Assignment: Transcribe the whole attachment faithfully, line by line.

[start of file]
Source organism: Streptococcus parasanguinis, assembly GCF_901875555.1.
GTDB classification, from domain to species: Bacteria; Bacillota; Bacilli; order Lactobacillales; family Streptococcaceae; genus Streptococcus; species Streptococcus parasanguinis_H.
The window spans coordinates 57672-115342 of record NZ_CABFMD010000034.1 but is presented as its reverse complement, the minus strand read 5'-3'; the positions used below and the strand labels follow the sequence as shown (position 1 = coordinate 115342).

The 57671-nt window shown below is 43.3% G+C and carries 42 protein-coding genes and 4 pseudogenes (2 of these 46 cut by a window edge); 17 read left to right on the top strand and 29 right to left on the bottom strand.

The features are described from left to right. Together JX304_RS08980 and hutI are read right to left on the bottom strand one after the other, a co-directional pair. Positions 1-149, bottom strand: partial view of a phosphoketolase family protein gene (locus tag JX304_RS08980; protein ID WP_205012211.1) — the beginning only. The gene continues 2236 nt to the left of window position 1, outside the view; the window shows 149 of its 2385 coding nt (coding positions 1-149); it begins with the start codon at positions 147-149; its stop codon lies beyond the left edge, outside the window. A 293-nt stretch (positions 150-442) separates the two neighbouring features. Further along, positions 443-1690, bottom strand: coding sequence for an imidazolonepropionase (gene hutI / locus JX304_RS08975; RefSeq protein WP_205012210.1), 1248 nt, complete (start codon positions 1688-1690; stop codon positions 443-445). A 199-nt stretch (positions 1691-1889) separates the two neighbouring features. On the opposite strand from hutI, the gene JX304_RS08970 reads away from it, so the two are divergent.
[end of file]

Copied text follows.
Source organism: Streptococcus parasanguinis, assembly GCF_901875555.1.
GTDB classification, from domain to species: Bacteria; Bacillota; Bacilli; order Lactobacillales; family Streptococcaceae; genus Streptococcus; species Streptococcus parasanguinis_H.
The window spans coordinates 57672-115342 of record NZ_CABFMD010000034.1 but is presented as its reverse complement, the minus strand read 5'-3'; the positions used below and the strand labels follow the sequence as shown (position 1 = coordinate 115342).

The 57671-nt window shown below is 43.3% G+C and carries 42 protein-coding genes and 4 pseudogenes (2 of these 46 cut by a window edge); 17 read left to right on the top strand and 29 right to left on the bottom strand.

The features are described from left to right. Together JX304_RS08980 and hutI are read right to left on the bottom strand one after the other, a co-directional pair. Positions 1-149, bottom strand: partial view of a phosphoketolase family protein gene (locus tag JX304_RS08980; protein ID WP_205012211.1) — the beginning only. The gene continues 2236 nt to the left of window position 1, outside the view; the window shows 149 of its 2385 coding nt (coding positions 1-149); it begins with the start codon at positions 147-149; its stop codon lies beyond the left edge, outside the window. A 293-nt stretch (positions 150-442) separates the two neighbouring features. Further along, positions 443-1690, bottom strand: coding sequence for an imidazolonepropionase (gene hutI / locus JX304_RS08975; RefSeq protein WP_205012210.1), 1248 nt, complete (start codon positions 1688-1690; stop codon positions 443-445). A 199-nt stretch (positions 1691-1889) separates the two neighbouring features. On the opposite strand from hutI, the gene JX304_RS08970 reads away from it, so the two are divergent.